Mortgage broker questions PRA’s 5-year fix loophole

Ryan Bembridge

November 4, 2016

Mortgage broker Lee Grandin has slammed the Prudential Regulation Authority for giving buy-to-let landlords who take out a 5-year fix rate mortgage an exemption from its 5.5% stress test.

Grandin, owner of B2B firm Lend2Landlord and buy-to-let brokerage Landlord Mortgages, reckons the PRA’s leniency could cause some landlords to borrow too much and default on their loans after the 5-year period.

The PRA’s interest coverage ratio tests and interest rate affordability stress tests will come into force on 1 January 2017. Variable rates and shorter-term fixes will be stress tested at 5.5% for five years.

Grandin said: “Relying on the PRA’s 5-year fixed rate rule to borrow more money could look highly toxic if the cost of funds climbs over the next five years.

“Imagine if house prices fall or stagnate – the lender is stuck with a landlord who is ‘hammered’ by the new tax rules and the loan can’t be restructured onto a similar pay rate.

“A lot of loans could go into default because people will be in a negative position if they are highly geared, and as interest rates go up that situation will get worse.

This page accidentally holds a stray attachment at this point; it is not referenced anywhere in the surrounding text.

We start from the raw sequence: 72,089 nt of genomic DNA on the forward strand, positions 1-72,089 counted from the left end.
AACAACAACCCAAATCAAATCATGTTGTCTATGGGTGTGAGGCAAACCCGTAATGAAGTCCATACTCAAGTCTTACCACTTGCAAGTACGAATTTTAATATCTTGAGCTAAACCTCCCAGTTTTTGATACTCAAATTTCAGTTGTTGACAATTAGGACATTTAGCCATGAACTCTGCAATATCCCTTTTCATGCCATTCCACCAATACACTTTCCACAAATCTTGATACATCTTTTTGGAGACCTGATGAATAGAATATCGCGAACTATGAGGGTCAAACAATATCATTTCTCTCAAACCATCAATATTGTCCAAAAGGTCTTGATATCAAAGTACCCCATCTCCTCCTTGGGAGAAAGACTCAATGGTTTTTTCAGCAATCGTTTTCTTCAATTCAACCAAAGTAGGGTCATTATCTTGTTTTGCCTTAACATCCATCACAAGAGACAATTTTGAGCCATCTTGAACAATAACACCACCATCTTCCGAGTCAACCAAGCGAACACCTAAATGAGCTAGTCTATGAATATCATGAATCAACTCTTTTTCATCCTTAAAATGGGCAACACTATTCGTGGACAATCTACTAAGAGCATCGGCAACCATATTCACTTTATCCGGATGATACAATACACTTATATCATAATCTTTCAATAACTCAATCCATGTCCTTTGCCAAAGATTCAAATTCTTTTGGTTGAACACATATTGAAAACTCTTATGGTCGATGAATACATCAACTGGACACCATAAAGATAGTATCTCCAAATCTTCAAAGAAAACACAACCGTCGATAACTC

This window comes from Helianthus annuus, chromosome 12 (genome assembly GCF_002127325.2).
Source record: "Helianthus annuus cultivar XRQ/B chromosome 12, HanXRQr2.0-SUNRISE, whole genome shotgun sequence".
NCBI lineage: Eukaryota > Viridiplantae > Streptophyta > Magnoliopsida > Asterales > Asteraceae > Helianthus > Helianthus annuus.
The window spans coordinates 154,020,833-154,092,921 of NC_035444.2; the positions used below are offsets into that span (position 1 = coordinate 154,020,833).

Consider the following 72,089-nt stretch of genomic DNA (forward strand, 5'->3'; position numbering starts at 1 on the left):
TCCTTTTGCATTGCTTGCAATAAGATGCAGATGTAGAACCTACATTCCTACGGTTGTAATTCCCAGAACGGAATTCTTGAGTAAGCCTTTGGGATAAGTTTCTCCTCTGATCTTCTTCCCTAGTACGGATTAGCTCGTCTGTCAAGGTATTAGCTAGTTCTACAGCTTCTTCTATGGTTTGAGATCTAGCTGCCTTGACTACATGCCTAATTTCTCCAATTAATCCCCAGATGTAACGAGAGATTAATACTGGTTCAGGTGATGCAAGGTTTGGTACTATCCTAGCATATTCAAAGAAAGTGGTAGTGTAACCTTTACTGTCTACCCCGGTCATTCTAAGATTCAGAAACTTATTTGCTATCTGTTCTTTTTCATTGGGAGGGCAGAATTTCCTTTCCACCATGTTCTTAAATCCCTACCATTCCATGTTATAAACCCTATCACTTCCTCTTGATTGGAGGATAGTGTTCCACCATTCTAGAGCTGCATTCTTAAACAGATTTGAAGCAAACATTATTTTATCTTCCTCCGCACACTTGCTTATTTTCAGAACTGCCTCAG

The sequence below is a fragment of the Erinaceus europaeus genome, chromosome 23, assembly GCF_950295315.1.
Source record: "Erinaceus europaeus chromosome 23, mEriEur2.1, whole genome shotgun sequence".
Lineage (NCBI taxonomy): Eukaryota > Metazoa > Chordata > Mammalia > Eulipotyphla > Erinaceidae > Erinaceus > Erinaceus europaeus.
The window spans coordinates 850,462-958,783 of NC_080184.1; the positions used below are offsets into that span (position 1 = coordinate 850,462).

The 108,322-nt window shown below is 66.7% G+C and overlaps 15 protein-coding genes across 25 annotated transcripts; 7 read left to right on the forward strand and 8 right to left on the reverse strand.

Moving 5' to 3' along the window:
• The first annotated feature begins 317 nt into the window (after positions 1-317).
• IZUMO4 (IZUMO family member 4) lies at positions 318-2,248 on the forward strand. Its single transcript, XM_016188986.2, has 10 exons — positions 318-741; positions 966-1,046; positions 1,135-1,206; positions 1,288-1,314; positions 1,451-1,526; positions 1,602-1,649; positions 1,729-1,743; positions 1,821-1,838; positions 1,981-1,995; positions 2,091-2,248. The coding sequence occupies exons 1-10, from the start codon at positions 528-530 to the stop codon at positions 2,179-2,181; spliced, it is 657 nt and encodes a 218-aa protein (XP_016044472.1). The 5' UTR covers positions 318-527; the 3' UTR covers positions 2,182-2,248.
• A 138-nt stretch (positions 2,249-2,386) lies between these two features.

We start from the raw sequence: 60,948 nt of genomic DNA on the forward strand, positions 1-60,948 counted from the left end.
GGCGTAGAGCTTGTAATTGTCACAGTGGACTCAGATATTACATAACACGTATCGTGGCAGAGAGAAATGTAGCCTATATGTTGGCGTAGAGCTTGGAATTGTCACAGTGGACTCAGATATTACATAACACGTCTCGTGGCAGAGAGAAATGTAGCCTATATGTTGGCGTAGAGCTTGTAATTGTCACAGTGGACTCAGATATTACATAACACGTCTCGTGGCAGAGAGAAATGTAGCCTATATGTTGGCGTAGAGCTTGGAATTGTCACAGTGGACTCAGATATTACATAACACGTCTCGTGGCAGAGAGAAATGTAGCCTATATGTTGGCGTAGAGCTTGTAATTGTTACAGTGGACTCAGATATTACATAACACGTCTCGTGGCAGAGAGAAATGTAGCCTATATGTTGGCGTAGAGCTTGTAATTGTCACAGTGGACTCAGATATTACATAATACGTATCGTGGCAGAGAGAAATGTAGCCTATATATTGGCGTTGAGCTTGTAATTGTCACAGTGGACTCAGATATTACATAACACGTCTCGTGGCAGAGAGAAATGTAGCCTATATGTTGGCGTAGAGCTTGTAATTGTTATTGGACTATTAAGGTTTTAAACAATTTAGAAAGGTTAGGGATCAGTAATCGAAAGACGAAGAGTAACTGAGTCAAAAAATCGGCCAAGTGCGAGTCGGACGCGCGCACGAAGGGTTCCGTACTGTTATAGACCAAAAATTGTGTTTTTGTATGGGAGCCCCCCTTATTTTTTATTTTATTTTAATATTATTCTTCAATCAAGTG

“The PRA is being too lenient – you don’t know what’s going to happen in five years’ time.”

He thinks highly geared London landlords are most at risk.

The PRA rules state that it ‘expects firms to consider the borrower’s refinancing risk at the end of the fixed or capped rate period’.

Grandin added: “This is vague but it seems to imply there are no grounds to have the 5-year rule in the first place if the lender is to consider affordability at the end of the 5-year fixed period.”

David Hollingworth, associate director of communications at London & Country, feels the onus is on lenders to suitably stress test borrowers on a 5-year fix.

He said: “I can see sense in the exemption because you know what the rate is going to be in that 5-year period.

“But you don’t want to see someone taking out a 5-year fixed rate simply because it offers the opportunity to borrow more.

“Advisers need to be clear about the pros and cons of 5-year fixed rates, as they are not suitable if the borrower is considering selling up in a few years’ time.

“If you are geared as highly as possible there is the danger of getting stuck with a variable rate at the end of the term.”

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